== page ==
This February column continues the historical journey into Ilkley Moor that I began last month, with a look at some of the rock formations and rock ‘art’ found around the area. The moor has a prolific amount of cup and ring marked boulders that are intriguing to stop and look at as you take a walk.
One of the most prominent cup and ring marked rocks on Ilkley Moor is The Haystack – so named recently as its shape resembles an old-fashioned haystack with two of its sides sloping down from a central ridge. The surface is covered with 70 hollows carved into the stone which are referred to as ‘cups’ and some of them have rings carved around them. There are also interlocking grooves cut into the stone. As with the other rocks on the moor, archaeologists are unsure of the purpose behind the carvings, partly because we do not know after all this time if we are seeing the whole picture. It is difficult with large rocks such as The Haystack as we can only see what is on the surface, and not what lies over the precipice. Much of the carvings may have been eroded over time and it is entirely possible that they were once painted with coloured pigments which have since washed away. The Haystack is situated on Green Crag Slack.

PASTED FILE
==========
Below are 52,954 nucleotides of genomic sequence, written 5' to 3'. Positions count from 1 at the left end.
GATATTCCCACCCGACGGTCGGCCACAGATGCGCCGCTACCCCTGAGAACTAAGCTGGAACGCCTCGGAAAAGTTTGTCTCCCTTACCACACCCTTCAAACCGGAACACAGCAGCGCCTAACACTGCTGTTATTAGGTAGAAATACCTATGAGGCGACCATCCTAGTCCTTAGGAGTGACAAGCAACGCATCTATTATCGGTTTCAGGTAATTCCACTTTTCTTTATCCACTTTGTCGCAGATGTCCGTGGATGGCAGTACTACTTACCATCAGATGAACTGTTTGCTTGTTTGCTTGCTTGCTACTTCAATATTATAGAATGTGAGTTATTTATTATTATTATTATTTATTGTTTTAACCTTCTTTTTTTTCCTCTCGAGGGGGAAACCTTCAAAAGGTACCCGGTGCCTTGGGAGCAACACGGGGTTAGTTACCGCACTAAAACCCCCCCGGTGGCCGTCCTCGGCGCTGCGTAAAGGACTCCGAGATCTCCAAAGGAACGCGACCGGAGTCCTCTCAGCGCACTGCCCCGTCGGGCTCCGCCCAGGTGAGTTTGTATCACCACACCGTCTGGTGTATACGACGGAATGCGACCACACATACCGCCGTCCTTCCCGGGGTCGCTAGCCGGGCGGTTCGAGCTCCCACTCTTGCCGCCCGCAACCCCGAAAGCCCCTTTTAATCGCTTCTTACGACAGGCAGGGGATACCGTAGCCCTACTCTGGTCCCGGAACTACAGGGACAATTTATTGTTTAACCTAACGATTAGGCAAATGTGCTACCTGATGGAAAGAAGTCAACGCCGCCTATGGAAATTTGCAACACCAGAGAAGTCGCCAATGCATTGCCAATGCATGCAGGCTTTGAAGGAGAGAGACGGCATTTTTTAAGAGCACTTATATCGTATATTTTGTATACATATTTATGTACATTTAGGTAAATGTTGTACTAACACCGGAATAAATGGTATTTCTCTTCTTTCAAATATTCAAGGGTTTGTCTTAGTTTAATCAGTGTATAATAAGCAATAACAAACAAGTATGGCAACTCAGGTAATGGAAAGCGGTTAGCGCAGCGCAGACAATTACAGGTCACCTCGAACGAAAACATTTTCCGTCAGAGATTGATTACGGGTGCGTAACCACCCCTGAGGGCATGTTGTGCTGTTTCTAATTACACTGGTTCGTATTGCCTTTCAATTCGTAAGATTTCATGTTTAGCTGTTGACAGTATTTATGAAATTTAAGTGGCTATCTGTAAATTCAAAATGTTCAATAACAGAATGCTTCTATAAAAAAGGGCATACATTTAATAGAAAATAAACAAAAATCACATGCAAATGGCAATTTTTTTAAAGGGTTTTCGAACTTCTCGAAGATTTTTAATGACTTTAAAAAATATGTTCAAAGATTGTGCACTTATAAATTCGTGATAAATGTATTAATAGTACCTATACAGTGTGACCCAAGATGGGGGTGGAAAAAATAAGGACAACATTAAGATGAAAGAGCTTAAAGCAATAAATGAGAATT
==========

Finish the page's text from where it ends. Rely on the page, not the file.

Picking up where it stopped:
The Idol Stone is another well known example. This one has 27 cups that are mostly arranged in parallel lines along the length of the rock. A groove runs around the outside edge of the rock, and one of the cup lines in the centre, (a group of seven) is enclosed by a groove. Some suggest that this rock may have been some sort of game as it resembles an African game named Mancala. However, some archaeologists believe that the rocks around it are part of a collapsed cairn, which if that was the case, the stone could have had a more ritual purpose. The Idol Stone takes its name from the Idol Rock nearby, named by early historians whose fertile imaginations envisaged ‘cavemen’ type people making sacrifices to heathen gods. There is no archaeological evidence to support this theory but who knows? The Idol Stone is in the vicinity of the Haystack Rock, so is easily visited on the same walk.
Long before the swastika became synonymous with the Nazis, it was used as a religious symbol by many ancient communities around the world. Perhaps therefore the carving on the Swastika Stone has a spiritual meaning. Situated high above Ilkley on the edge of Woodhouse Crag, the stone differs somewhat from the other carved stones on the moor. The Swastika Stone features nine cups with a groove running between them which forms the arms of a Swastika. Another groove like a reversed question mark surrounds a tenth cup. What sets this example apart from the others, is the level of ordered design. Most only have a few cups which are sometimes surrounded by rings with no obvious pattern.
It is believed that the carvings on all these rocks were probably made in the late Neolithic or early Bronze Age. We may never know the reason behind them – religion, art or something else entirely, but they are certainly intriguing and allow your imagination to run away with how the ancient people of the moor may have lived thousands of years ago!